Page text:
Matthew took in a very deep breath.
“We have the best hands, we have the best tools and equipment. You have nothing absolutely to lose. Consider this my brother.” The doctor’s last tone was deep and it really sank in but Matthew didn’t seem to be having any of this.
Udale held Matthew’s hand, “Honey, maybe we should just do it…” she sniffed, “…we have faced enough ridicule, I can’t bear it any longer. You know the risks of complication increases with age, right? Honey, please let’s do this. We would soon be honoured twenty years of childlessness.” Her voice was still breaking all through her statement.
Matthew sprung up from his seat and the doctor’s eyes followed him all the way up.
“Maybe, we would wait till it’s twenty. Let’s go Udale.” He said, looking down at his wife who felt so relaxed like it was her house. He turned to the doctor, “ Thanks a lot for your concern doctor. Thank God there is no new adverse development. We would be leaving for Ankpa now.”
“It’s my job. Safe journey on the road” Dr Nonso responded, “… don’t forget to …” he paused on a second thought, taking Matthew’s hand courteously before watching them till they walked out through the door.
He shook his head over and over, from the left hand side to the right.
“Of course not. I didn’t. I gave no clue that would let the cat out of the bag, did I? No! I didn’t.” he tried to convince himself as he powered his laptop.
“I spent my holidays at Obudu cattle ranch. Daddy promised he would take me there if I took first position in class and I enjoyed every bit of my stay there with animals and wild lives.” Her sharp voice ran through the air.
“Clap hands for Helen Obinna”
The whole class resounded with thunderous applaud as the instruction came.
“You know, I don’t know what to say to the boys in this class. You would sit and watch ladies occupy the positions from first to eight? That’s embarrassing. Girls clap hands for yourselves again”
“Myself God bless me, and make me wiser, Amen…” came the usual chorus that accompanies an applaud. The class in no time became quiet again and it seems Laibe could hear everybody’s heartbeat. She was the next person to talk. She was the last to give the account of her last holidays. Right from when Kabir, the boy on the last row started speaking, she has been rehearsing how she was going to say her part. Her English mastery wasn’t the problem now, far from it, she has improved a great deal. Her problem remains her problem.
“You know, one person’s result surprised me last term so much so that I felt really ashamed for some of you here…” the form teacher pointed her long sharp-edged cane at some persons as she move closer to them, especially the boys. Everyone dreaded her, she is very strict and disciplined and being the form teacher for their class didn’t make matters any easier. This is even one particular time they dreaded the most, she had warned them sometimes last term ahead of time. When she would ask everyone to get up and recount their holiday experience while she makes her comment on their individual results because she has a copy of everyone’s.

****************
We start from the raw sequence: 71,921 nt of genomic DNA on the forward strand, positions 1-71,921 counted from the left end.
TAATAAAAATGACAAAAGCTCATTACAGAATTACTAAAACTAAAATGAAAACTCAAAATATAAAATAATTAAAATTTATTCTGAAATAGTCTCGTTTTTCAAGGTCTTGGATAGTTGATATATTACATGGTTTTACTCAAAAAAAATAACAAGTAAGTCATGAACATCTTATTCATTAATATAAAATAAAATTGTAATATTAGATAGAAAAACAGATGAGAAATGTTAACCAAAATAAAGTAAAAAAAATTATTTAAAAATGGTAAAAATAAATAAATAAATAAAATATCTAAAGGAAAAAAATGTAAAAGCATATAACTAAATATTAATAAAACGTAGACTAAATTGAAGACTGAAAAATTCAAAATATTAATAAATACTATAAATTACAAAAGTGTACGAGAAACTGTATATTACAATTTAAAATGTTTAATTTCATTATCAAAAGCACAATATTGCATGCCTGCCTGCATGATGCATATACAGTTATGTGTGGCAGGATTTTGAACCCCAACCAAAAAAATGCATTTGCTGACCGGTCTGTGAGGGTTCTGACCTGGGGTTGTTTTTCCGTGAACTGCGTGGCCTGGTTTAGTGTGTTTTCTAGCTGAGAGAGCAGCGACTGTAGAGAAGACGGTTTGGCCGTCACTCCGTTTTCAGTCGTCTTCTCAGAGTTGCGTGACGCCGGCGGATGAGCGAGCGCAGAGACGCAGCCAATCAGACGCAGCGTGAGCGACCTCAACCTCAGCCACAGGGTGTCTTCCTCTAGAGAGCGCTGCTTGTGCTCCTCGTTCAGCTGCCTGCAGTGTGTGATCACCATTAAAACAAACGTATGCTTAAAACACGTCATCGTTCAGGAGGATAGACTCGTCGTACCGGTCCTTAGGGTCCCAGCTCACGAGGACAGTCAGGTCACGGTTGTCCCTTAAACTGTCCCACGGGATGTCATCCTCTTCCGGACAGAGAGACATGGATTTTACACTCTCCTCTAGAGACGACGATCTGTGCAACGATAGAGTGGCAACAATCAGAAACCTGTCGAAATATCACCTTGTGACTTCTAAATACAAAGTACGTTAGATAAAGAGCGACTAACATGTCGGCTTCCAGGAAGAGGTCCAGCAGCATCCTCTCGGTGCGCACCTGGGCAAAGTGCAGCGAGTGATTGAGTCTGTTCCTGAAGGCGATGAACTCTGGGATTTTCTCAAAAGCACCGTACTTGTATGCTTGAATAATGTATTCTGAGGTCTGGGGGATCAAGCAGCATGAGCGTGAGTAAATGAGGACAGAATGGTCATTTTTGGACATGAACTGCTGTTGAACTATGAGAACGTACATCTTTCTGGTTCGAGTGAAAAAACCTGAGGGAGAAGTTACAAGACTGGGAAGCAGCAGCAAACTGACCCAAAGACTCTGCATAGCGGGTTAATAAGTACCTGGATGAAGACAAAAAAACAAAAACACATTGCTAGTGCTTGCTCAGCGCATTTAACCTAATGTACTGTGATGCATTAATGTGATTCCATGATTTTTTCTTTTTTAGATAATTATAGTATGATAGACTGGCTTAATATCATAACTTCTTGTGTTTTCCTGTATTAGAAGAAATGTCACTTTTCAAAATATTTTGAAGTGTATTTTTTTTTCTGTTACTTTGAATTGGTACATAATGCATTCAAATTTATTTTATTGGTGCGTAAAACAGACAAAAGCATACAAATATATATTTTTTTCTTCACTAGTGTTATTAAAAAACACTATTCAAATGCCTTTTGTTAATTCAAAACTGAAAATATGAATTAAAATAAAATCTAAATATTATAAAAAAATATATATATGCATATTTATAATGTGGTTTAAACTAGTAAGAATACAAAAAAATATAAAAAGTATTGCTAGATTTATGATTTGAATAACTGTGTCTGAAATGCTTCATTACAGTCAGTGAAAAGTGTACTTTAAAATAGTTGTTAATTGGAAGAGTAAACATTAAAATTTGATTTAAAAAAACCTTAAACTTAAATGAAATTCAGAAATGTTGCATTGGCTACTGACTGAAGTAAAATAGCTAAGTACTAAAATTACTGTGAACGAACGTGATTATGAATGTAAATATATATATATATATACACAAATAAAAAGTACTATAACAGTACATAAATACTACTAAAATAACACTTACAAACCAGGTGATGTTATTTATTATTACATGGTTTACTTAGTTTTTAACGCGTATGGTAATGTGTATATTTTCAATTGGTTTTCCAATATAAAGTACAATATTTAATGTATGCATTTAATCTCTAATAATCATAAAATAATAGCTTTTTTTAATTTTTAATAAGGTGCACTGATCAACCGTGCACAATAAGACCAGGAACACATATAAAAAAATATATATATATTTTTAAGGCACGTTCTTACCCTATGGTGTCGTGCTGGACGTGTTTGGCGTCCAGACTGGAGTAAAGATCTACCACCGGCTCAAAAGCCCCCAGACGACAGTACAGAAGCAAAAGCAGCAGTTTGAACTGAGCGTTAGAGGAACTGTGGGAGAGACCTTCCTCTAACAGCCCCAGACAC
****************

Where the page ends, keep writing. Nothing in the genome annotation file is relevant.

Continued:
“Well, everything is about setting priorities and goals right. I’m so proud of this little girl.” She continued, walking back from the back of the class she just strolled to, towards the white board. “To think that she joined you all in second term and you were at some points teasing her, she came in the eighth position out of the thirty-two of you…” she turned in Laibe’s direction, “…I’m sure her guardians were so proud of her. Can you all stand up to give a round of applause for Laibe Godwin as she shares her holiday experiences with us?”
The class went up in thunderous applaud again and Laibe felt even more uncomfortable in her head. It was as though her past few minutes of rehearsal were all washed off and dementia has suddenly set in. She got up and walked slowly towards their teacher, that front served as the podium everybody used ever since. As she walked, she tried to shut her eyes but she couldn’t. Or better still, she didn’t want to. She wouldn’t be liking and ultimately not needing what she would be seeing if she did. She needed all the boldness there is to successfully finish this speech. The applaud kept going higher and higher as she approached her form mistress. The latter hugged her and stepped aside.
Laibe stood still for a moment. Trying to steady herself, she placed both hands on the table in front of her. She shut her eyes and opened it back immediately.
“No!” she exclaimed.
Everybody focused all attention on her, wondering what she was saying no to.